When someone loses a loved one to death it is recognized that the person will go through a grieving process that is considered acceptable by family and society. Not only is it accepted but there are rituals to assist the person in mourning the loss and family and friends provide support and companionship at various levels after the death of the loved one.
Unfortunately the grief that one feels after trauma or the end of an abusive relationship is often not recognized and validated for the one who has experienced the trauma. In fact, the person who has experienced the loss may not even recognize the grief and loss involved until she has begun the healing process.
Significant traumatic events, particularly interpersonal trauma, extreme physical trauma, and the trauma of war, change the life of person who has experienced it. The change can actually create a new life in which the person feels the loss of who he or she might have been. In the loss of a relationship, even one in which the person was abused, she may be mourning the loss of the relationship she was hoping to have rather than the actual one she no longer has. This grief is rarely recognized or addressed, even though many of the feelings occurring post-trauma can be traced back to grief.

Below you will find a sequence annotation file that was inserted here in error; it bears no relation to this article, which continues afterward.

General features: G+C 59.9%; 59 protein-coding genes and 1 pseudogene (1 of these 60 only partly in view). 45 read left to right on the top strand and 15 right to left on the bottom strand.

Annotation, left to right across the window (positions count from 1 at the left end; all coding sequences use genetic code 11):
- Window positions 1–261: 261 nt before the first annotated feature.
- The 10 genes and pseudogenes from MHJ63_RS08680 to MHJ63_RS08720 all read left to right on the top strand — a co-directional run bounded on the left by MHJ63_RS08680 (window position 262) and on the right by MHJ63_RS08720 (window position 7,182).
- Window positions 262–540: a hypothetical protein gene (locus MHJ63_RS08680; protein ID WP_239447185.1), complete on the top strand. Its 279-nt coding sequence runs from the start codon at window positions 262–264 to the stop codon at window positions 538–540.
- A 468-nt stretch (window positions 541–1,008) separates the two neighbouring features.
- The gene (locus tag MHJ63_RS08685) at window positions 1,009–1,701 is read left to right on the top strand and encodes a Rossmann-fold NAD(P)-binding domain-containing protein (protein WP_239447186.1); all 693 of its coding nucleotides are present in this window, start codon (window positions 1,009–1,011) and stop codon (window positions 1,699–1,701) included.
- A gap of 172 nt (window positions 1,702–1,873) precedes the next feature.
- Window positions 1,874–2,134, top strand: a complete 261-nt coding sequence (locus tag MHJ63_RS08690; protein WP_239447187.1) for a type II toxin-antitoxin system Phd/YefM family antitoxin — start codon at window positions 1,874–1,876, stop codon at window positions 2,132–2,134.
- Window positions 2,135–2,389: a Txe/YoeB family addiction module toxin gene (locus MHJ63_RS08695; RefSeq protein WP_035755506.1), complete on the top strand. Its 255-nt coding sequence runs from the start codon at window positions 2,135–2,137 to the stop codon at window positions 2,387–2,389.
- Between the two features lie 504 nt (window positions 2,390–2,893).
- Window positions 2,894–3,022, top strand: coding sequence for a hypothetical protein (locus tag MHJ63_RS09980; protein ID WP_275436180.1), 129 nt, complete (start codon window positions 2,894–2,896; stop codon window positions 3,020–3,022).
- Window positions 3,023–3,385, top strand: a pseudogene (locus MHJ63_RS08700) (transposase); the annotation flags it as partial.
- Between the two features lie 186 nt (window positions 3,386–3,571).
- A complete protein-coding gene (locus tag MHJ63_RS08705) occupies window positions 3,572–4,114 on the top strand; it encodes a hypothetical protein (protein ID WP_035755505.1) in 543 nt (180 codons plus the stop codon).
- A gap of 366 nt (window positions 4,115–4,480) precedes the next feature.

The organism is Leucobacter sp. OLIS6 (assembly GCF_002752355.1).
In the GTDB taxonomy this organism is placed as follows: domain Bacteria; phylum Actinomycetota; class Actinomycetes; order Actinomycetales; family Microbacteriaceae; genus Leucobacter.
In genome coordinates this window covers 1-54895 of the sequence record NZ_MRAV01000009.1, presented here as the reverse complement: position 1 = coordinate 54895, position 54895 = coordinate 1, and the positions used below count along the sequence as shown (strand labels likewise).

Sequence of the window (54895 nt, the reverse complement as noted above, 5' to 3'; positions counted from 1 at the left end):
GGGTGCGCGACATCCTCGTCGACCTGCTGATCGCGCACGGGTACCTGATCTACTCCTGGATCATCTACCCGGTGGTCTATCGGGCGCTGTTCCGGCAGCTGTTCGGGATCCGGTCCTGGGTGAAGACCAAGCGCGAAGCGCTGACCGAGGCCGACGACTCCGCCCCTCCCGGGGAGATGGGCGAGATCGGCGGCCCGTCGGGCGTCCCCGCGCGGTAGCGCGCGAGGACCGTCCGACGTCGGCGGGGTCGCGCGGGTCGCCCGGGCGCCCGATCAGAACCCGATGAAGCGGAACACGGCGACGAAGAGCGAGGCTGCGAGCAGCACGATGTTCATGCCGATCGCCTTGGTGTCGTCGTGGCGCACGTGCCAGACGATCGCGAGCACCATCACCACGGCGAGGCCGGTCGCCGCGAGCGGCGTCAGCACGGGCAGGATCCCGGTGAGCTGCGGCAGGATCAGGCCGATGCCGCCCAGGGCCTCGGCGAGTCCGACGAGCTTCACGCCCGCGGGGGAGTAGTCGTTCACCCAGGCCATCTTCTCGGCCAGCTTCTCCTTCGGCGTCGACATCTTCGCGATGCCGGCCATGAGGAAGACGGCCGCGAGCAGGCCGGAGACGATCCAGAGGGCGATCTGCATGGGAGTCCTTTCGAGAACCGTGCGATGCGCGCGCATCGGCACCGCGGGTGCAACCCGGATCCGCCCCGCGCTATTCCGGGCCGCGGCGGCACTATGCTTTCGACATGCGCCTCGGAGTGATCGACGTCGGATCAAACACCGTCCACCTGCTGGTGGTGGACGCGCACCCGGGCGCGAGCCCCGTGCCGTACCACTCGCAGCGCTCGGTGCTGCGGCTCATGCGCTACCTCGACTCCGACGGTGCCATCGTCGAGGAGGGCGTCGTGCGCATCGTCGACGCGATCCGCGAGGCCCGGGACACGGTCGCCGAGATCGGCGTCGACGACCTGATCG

Validation of this loss can provide an opportunity for the person to begin to recognize what she may be feeling. I have heard people rebel against being called a “victim” or a “survivor” because they did not like the new identity and instead wanted to go back to who they were. This anger is a part of the grieving process.
In order to assist a person through this process it may be helpful to ask about personal and culturally appropriate rituals that are used to help and spend some time talking about the loss. After this loss has been recognized the person may then be willing to look at who they have become since the trauma and the strength and resilience that they carry that has helped them get through both the trauma and the loss.